In this post I talk about my photographic art practice and how this has allowed me to produce new relationships between myself, other people and the world. I then discuss the role of visual images in artistic experimentation and how this interconnects with the use of visual imagery in pedagogical documentation or inquiry-led learning practices in early childhood education.
Experimention and learning through images has been a huge part of my life for as long as I can remember. Since I was first taught photography at school (thank you Georgina Campbell) I have experimented with a myriad of photographic processes including medium format cameras, scanners and digital photography. My photos have focused on the relationship between landscape and the subject matter’s psychological world. Creating and thinking through images has allowed me to experience things and learn in a way that could not be done with words. Learning new artistic skills, techniques and concepts has also been important in opening up new creative possibilities for further exploration. Over the years, this process has led to the emergence of new thought processes, feelings, understandings and artistic skills, generating new starting points for further experimentation.
I think that my love of image making and my love of children’s education stems from the same place: a relentless enthusiasm to continuously think and learn through the world in new and different ways. Art has been one of the greatest forces for producing deep thinking and feelings in my life. I would love children to have this opportunity too.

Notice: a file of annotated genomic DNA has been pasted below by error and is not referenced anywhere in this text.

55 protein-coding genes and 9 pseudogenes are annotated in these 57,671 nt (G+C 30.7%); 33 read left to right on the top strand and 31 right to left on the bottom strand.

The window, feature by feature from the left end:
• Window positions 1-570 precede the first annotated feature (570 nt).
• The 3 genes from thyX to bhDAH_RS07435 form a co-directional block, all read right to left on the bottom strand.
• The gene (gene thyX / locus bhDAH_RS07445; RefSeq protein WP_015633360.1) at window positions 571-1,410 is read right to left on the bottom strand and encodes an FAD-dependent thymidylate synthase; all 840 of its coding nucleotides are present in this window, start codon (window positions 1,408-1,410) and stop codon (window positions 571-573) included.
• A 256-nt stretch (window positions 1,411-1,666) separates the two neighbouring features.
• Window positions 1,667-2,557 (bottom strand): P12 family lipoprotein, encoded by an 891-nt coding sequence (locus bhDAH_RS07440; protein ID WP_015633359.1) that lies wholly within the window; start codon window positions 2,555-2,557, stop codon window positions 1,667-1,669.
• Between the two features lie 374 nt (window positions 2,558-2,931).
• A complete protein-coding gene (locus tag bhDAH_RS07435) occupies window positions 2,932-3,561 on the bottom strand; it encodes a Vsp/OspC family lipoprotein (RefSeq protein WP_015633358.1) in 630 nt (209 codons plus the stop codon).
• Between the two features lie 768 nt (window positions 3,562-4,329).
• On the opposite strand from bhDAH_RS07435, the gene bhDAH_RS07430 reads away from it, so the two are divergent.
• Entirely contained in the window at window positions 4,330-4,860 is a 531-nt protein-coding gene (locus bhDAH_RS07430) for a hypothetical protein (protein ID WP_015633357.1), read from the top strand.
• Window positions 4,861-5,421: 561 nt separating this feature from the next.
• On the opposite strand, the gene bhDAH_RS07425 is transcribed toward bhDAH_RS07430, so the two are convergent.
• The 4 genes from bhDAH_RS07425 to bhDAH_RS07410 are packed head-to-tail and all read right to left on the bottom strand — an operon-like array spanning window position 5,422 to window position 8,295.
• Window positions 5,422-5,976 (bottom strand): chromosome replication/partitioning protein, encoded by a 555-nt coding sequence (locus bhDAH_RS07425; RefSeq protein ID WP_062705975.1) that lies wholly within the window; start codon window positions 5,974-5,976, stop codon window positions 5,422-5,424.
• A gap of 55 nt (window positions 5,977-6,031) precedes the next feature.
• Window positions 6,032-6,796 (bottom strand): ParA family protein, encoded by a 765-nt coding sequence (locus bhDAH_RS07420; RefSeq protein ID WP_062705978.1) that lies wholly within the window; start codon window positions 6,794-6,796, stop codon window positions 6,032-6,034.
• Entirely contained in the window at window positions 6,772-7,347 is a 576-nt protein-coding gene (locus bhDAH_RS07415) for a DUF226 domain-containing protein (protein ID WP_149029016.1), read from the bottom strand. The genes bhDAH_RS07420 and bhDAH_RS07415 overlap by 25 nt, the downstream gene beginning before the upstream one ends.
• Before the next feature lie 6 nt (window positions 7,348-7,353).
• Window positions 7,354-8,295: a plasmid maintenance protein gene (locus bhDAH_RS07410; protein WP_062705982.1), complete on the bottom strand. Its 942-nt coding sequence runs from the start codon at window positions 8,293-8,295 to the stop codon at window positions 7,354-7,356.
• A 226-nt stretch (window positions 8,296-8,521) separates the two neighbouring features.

Experimentation and learning through visual imagery is also a huge part of pedagogical documentation. When I take a photo or video of a child’s research process in an art museum, I always consider the lighting, the colours, the composition and wait for just the right moment to press the shutter to try and capture a particular energy, emotion or idea. To me, documenting through visual imagery is an aesthetic process. At other times, it does feel more ethnographic or slightly more removed. Recording. Logging. Taking field notes. Archiving pictures to look back on later. I guess that both artistic experimentation and pedagogical documentation are creative and analytical processes.
I often get asked if I use my own art practice with children. I always say yes and no. The inquiry-led process that drives artistic experimentation is a non-negotiable component of any children’s activity I am a part of. At the same time, I am not interested in doing photography workshops with children. I don’t really know why.
I am not exactly sure how my photographic practice and my work with children is connected but I know that it is. I guess they are related in a way that all things that are incredibly important to an individual are connected. I recently read a quote by the artist and poet Etel Adnan that said, “… my writing and my paintings do not have a direct connection in my mind. But I am sure they influence each other in the measure that everything we do is linked to whatever we are, which includes whatever we have done or are doing.” I totally get that.